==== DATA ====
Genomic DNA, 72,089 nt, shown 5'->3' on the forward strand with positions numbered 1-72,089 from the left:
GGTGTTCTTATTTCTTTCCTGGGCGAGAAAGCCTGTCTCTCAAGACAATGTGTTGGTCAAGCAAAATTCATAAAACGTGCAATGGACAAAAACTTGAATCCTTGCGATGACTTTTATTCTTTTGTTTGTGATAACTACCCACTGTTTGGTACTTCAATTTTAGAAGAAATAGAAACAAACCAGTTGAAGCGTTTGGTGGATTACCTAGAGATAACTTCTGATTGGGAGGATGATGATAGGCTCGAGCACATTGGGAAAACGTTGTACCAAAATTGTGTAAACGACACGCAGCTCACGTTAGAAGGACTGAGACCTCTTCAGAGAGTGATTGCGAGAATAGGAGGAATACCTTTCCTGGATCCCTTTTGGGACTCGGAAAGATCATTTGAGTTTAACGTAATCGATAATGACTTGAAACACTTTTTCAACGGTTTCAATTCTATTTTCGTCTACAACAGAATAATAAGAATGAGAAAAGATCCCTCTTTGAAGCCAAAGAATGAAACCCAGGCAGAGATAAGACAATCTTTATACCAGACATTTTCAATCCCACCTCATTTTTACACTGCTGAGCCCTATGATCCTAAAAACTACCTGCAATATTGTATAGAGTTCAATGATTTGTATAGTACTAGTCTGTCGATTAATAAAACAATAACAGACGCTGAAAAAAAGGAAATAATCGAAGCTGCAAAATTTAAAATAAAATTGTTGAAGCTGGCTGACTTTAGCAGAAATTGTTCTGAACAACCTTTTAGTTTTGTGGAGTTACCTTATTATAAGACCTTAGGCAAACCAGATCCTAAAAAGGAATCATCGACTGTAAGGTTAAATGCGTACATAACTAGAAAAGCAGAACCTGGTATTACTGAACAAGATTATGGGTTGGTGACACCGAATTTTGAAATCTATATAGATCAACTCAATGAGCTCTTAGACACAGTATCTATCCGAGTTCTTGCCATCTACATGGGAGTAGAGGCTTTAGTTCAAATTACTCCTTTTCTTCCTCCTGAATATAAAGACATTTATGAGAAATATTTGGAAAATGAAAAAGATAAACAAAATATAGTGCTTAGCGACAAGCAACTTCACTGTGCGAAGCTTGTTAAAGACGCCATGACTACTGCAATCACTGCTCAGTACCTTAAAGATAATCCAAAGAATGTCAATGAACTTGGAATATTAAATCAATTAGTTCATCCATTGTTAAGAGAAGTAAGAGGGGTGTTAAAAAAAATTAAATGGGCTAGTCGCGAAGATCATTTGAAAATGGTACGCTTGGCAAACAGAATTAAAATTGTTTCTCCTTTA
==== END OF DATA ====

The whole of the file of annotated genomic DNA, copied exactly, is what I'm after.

Genomic DNA, 72,089 nt, shown 5'->3' on the forward strand with positions numbered 1-72,089 from the left:
GGTGTTCTTATTTCTTTCCTGGGCGAGAAAGCCTGTCTCTCAAGACAATGTGTTGGTCAAGCAAAATTCATAAAACGTGCAATGGACAAAAACTTGAATCCTTGCGATGACTTTTATTCTTTTGTTTGTGATAACTACCCACTGTTTGGTACTTCAATTTTAGAAGAAATAGAAACAAACCAGTTGAAGCGTTTGGTGGATTACCTAGAGATAACTTCTGATTGGGAGGATGATGATAGGCTCGAGCACATTGGGAAAACGTTGTACCAAAATTGTGTAAACGACACGCAGCTCACGTTAGAAGGACTGAGACCTCTTCAGAGAGTGATTGCGAGAATAGGAGGAATACCTTTCCTGGATCCCTTTTGGGACTCGGAAAGATCATTTGAGTTTAACGTAATCGATAATGACTTGAAACACTTTTTCAACGGTTTCAATTCTATTTTCGTCTACAACAGAATAATAAGAATGAGAAAAGATCCCTCTTTGAAGCCAAAGAATGAAACCCAGGCAGAGATAAGACAATCTTTATACCAGACATTTTCAATCCCACCTCATTTTTACACTGCTGAGCCCTATGATCCTAAAAACTACCTGCAATATTGTATAGAGTTCAATGATTTGTATAGTACTAGTCTGTCGATTAATAAAACAATAACAGACGCTGAAAAAAAGGAAATAATCGAAGCTGCAAAATTTAAAATAAAATTGTTGAAGCTGGCTGACTTTAGCAGAAATTGTTCTGAACAACCTTTTAGTTTTGTGGAGTTACCTTATTATAAGACCTTAGGCAAACCAGATCCTAAAAAGGAATCATCGACTGTAAGGTTAAATGCGTACATAACTAGAAAAGCAGAACCTGGTATTACTGAACAAGATTATGGGTTGGTGACACCGAATTTTGAAATCTATATAGATCAACTCAATGAGCTCTTAGACACAGTATCTATCCGAGTTCTTGCCATCTACATGGGAGTAGAGGCTTTAGTTCAAATTACTCCTTTTCTTCCTCCTGAATATAAAGACATTTATGAGAAATATTTGGAAAATGAAAAAGATAAACAAAATATAGTGCTTAGCGACAAGCAACTTCACTGTGCGAAGCTTGTTAAAGACGCCATGACTACTGCAATCACTGCTCAGTACCTTAAAGATAATCCAAAGAATGTCAATGAACTTGGAATATTAAATCAATTAGTTCATCCATTGTTAAGAGAAGTAAGAGGGGTGTTAAAAAAAATTAAATGGGCTAGTCGCGAAGATCATTTGAAAATGGTACGCTTGGCAAACAGAATTAAAATTGTTTCTCCTTTA